In this paper the ride quality of a vehicle traversing an elevated guideway is related directly to guideway construction tolerances and design parameters. Moreover, the construction tolerances are modeled in terms familiar to a guideway contractor. The tolerances modeled for an elevated, two-span semicontinuous, concrete guideway are: surface finish, camber deviations, pier survey errors, and pier settlement. The major design parameters relating to live-load deflection, stiffness (material and cross-section), and pier spacing are included. A general technique is presented for relating these tolerances to vehicle ride quality by means of a digital computer simulation. Various ride quality criteria are considered, including rms acceleration, acceleration spectral density, acceleration frequency decomposition, and a deterministic state space boundary. Numerical results are presented for a particular vehicle-guideway configuration and as such are valid only for the system considered. It is shown that for this system, equivalent ride quality can be maintained while adjusting the various construction tolerances. This trade-off capability allows the contractor to choose the least costly combination of tolerance parameters.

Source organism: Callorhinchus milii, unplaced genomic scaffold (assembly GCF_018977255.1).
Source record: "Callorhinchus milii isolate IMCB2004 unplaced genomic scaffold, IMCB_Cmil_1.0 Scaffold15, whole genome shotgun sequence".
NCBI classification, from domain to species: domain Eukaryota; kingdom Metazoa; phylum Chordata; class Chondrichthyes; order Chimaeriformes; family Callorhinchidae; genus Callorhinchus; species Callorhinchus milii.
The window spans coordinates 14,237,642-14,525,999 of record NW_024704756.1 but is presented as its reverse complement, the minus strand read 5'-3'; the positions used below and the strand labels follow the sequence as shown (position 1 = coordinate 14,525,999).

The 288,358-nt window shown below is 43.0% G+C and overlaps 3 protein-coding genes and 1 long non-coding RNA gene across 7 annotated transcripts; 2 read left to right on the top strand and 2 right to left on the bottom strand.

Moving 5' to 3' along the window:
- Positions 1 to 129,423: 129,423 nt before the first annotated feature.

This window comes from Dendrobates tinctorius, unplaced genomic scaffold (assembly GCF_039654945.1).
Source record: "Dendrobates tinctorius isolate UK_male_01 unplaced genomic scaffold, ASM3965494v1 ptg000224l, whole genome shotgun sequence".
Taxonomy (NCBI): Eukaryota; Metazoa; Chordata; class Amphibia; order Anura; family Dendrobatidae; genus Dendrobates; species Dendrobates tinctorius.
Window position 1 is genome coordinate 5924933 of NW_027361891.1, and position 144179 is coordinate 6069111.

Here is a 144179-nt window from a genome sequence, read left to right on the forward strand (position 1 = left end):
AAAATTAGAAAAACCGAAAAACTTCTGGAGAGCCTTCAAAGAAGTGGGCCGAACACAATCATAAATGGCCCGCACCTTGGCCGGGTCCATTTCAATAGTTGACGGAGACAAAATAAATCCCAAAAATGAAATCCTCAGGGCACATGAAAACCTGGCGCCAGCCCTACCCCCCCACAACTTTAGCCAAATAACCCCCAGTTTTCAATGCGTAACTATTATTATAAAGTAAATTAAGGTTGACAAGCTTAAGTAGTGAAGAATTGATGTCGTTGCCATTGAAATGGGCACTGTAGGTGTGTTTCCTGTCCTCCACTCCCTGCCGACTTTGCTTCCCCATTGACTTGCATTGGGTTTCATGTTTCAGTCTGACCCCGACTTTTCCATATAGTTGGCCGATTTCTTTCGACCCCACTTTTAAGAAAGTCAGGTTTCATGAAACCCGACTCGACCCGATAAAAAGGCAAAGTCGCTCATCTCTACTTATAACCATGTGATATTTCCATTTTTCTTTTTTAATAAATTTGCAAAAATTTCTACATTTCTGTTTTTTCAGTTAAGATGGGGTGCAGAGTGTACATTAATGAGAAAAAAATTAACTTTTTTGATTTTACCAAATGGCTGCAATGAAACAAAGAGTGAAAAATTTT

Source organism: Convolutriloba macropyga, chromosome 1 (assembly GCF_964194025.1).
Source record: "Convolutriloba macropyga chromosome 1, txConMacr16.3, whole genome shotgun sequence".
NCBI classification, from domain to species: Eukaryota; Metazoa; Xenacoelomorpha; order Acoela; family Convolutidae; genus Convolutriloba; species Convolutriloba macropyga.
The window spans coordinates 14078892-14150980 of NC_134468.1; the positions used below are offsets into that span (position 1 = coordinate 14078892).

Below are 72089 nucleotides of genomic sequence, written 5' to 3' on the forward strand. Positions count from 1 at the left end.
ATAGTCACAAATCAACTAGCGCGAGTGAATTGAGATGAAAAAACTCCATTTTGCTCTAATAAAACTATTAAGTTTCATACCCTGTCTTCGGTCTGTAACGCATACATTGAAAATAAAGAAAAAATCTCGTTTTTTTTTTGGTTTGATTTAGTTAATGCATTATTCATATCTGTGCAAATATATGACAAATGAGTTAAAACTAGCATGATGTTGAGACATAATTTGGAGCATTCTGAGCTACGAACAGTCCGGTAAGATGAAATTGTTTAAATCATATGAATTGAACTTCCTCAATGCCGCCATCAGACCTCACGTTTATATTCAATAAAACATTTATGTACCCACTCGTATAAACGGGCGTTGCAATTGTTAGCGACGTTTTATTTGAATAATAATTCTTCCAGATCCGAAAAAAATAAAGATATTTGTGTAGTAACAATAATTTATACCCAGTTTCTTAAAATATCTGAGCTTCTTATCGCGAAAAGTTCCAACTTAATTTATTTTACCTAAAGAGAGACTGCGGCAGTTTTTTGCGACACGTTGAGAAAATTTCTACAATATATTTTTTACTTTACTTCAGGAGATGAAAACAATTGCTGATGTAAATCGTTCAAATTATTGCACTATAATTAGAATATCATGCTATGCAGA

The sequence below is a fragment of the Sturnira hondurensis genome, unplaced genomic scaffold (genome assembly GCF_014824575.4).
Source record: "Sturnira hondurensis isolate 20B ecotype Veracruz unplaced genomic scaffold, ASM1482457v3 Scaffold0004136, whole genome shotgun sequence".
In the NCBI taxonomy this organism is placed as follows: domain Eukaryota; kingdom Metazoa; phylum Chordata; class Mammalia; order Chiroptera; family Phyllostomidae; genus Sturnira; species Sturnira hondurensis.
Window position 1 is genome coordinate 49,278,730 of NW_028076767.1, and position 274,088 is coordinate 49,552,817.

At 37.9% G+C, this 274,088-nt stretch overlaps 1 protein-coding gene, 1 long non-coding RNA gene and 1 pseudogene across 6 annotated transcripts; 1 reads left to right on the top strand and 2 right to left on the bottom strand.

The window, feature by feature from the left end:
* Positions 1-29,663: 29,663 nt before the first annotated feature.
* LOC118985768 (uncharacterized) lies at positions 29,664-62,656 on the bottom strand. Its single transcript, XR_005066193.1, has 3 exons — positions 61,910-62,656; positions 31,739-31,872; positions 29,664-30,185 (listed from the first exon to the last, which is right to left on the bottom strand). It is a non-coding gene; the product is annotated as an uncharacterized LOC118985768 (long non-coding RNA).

The Effect of Elevated Guideway Construction Tolerances on Vehicle Ride Quality
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Hedrick, J. K., Ravera, R. J., and Anderes, J. R. (December 1, 1975). "The Effect of Elevated Guideway Construction Tolerances on Vehicle Ride Quality." ASME. J. Dyn. Sys., Meas., Control. December 1975; 97(4): 408–416. https://doi.org/10.1115/1.3426957
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